Dorm Room Doctors: Staying Healthy Away From Home

With the fall semester just under way, the changes in college life have yet to settle in for students and parents alike. The excitement and nervousness are tough to quell. While parents have to place more trust in their student than ever, an empty nest doesn’t mean you can’t help the baby birds fly.

As times change, children grow and the world warps, problems old and new present themselves. It’s almost impossible to predict what the future holds for you or your child. We can never peek at the next page in life, however, we can prepare for what may be ahead. As the baby bird begins to choose it’s own course, we must double check to ensure they know the pit stops along the way. In this article, we’ll go over the turbulence that may be ahead, how to avoid it, and where they can land should they need it.

The Freshman 15

Let’s start with the most colloquialized of the issues freshman go through: the “freshman 15.” As the saying goes, first year college students always seem to pack on fifteen extra pounds in their first year. This is often used as either a coping mechanism or a word of warning. For some parents, the freshman 15 is a great tool on your belt when your student comes home feeling a bit down about themselves: “Don’t worry about it, it’s just the freshman 15.” For others, it’s a way to keep their student in shape: “You better keep going to the gym, you don’t want to put on the freshman 15.”

While it’s more of a legend than anything, the concepts behind the freshman 15 are very real. For many kids, college is a time to let go a little bit. With the reins off, they let their nutrition slip a little bit. The truth is, this should be used as a comfort much more than a warning. For many students, this gain is perfectly fine and reversible. However, there are bigger concerns that the freshman 15 may be a symptom of. A study at the University of Arizona showed that 10% of students neglect their diets so much they develop scurvy, and a similar Dutch study linked weight gain to mental health issues. Letting things slip a little bit is a-okay, but make sure you or your child aren’t developing bigger issues if you notice weight gain.

The Party Problem

The freshman 15 is also linked to something other than a lack of exercise: 30.7% of students increase their alcohol consumption in their first year of college. This shouldn’t come as a huge surprise, as colleges are known to be rife with parties. Whether you are strictly against them or willing to let kids be kids, you should be aware and make sure that your students are aware of potential health problems.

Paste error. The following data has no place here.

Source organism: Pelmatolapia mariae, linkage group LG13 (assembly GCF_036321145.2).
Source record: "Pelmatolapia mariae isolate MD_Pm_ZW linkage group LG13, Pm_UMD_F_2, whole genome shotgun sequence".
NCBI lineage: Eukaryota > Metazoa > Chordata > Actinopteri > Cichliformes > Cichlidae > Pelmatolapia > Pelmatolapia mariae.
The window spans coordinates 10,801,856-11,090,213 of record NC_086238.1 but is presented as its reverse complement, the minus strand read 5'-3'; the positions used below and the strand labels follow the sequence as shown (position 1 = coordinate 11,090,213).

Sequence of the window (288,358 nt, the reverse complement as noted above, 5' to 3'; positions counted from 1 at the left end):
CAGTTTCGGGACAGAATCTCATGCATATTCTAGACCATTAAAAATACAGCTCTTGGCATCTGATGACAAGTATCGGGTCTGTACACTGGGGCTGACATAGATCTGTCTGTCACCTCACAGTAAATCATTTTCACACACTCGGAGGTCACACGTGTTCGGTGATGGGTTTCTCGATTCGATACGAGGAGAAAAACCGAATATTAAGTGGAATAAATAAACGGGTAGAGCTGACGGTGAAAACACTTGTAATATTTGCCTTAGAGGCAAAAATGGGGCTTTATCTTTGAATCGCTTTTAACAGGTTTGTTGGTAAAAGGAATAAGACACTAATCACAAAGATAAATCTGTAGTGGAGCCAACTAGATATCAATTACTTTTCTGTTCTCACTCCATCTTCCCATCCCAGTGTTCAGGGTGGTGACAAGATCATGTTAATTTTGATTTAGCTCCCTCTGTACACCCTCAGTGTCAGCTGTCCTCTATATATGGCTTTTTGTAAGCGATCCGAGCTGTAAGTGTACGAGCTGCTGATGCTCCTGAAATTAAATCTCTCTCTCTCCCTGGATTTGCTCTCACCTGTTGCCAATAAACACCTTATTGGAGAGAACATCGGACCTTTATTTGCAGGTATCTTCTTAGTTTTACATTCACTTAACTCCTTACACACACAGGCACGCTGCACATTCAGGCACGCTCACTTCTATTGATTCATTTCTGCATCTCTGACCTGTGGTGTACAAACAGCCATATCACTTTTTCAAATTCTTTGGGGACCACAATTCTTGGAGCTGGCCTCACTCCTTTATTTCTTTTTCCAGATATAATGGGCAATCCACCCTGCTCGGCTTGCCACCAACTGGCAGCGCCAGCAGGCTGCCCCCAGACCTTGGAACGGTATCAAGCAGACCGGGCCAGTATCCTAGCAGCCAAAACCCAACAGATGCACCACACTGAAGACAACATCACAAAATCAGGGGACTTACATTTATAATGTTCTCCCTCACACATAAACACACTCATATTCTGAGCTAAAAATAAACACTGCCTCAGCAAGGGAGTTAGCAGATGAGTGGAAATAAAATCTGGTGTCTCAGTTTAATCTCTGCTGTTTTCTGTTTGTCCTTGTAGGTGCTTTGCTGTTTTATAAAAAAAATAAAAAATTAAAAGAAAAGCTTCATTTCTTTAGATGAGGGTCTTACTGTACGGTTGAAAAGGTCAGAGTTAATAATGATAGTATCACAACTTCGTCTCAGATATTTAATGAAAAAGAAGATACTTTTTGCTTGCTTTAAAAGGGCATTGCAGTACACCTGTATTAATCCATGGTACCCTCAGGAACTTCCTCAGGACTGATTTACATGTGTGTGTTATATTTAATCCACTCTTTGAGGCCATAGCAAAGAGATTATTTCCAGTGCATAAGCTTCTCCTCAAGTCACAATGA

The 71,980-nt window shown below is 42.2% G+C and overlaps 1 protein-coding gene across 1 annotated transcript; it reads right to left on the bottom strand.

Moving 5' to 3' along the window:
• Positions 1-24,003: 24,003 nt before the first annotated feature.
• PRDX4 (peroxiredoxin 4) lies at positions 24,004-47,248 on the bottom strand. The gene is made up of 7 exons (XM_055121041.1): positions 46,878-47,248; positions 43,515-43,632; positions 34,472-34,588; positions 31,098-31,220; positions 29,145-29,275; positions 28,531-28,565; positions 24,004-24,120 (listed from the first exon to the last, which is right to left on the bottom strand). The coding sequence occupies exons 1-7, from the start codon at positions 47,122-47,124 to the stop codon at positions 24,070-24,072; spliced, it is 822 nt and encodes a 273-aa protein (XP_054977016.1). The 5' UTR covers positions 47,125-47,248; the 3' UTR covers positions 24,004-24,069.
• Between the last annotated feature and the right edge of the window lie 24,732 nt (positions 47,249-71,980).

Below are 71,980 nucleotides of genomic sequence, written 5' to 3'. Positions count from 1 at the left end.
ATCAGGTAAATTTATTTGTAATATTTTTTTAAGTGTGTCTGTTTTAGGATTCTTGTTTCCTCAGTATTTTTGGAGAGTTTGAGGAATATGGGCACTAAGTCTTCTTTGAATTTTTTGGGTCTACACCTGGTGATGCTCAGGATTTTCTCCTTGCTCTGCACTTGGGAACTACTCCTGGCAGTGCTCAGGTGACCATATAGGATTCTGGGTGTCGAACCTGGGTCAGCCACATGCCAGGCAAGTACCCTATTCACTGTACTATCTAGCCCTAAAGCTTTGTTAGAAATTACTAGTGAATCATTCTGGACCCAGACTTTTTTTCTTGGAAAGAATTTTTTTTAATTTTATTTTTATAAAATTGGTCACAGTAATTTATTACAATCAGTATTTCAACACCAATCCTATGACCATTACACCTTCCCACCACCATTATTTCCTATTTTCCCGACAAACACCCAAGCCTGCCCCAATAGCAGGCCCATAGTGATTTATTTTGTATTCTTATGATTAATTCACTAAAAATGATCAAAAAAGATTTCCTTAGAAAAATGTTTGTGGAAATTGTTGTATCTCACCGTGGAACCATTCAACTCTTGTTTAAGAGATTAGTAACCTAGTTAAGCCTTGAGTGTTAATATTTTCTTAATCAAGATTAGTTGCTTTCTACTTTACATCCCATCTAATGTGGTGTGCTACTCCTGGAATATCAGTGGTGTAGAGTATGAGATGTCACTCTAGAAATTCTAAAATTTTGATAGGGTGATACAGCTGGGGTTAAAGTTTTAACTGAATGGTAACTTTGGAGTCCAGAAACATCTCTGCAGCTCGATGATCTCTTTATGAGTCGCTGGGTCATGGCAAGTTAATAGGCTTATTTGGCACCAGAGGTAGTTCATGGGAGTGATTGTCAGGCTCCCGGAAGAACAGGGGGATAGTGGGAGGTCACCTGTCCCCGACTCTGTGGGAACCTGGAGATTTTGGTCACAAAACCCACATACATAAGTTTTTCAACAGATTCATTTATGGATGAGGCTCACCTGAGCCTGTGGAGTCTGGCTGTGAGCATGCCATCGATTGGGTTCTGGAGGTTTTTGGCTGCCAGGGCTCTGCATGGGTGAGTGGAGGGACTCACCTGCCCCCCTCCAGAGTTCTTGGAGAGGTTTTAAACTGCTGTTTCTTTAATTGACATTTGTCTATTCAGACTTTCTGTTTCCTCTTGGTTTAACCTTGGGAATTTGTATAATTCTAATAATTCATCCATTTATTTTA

It’s important to know your limits at parties. Many first year health problems stem from alcohol, with half of all college related deaths due to overconsumption. And where there is alcohol, there is also sex and aggression. STDs run rampant on college campuses across America, and safe sex is of dire importance. Alcohol is also linked to aggressive behavior, often leading to assault. So it’s important to remind your students to never lose awareness of their awareness, and never get stuck in situations that make them uncomfortable. Remember students, college is your party and…

You Can Cry If You Want To

Mental health on college campuses hit a new low in 2015, and doesn’t seem to be getting much better. This is linked to several different factors. Bullying, hazing, anxiety, depression, FOMO, social media, social interaction, grades… College is a time of stress and hormones, the perfect Molotov cocktail. There’s no all encompassing solution – these problems won’t go away with a vaccination. You and your student should both be aware of their potential problems, and make sure to stay on top of their emotional well being. Perhaps the only comforting idea in all of this is that mental health stigma is at an all time low, meaning more students are more likely to be vocal and aware of these problems than ever before. To anyone suffering, remember that you are not alone, and there are places to seek help.

Oh, The Places You Will Go

About that, truly the most important thing that you can do to ensure that your student remains healthy is to make sure they know where they can go to get the help they need.

College health centers are often equipped to handle everything from flu shots to H1N1, and are free and easy to access. If your school has a dentistry program, you can often get free care from students if it becomes necessary. Colleges are also beginning to open up centers for mental health care, with therapists on call. You can also check for health related events – many colleges go out of their way to keep students unstressed during finals week, doing things like having dogs from the local pound in the student center.

Of course, not everything can be handled on campus. You should also be aware of the local health facilities. You likely won’t need them, but it will never hurt to know the number for the local EMTs, or where the closest hospital or urgent care centers. Should you ever be in an emergency, the experts at these facilities will be much better equipped to help. Parents, you should also go through the things your student will need to use these facilities – does your student know where their insurance card is? This process gets skipped over for many students, and it can be very important.

Staying healthy away from home is no harder than it is at home, so long as you’re prepared. If this article was helpful, be sure to check back soon as we take a deeper look into college health concerns.

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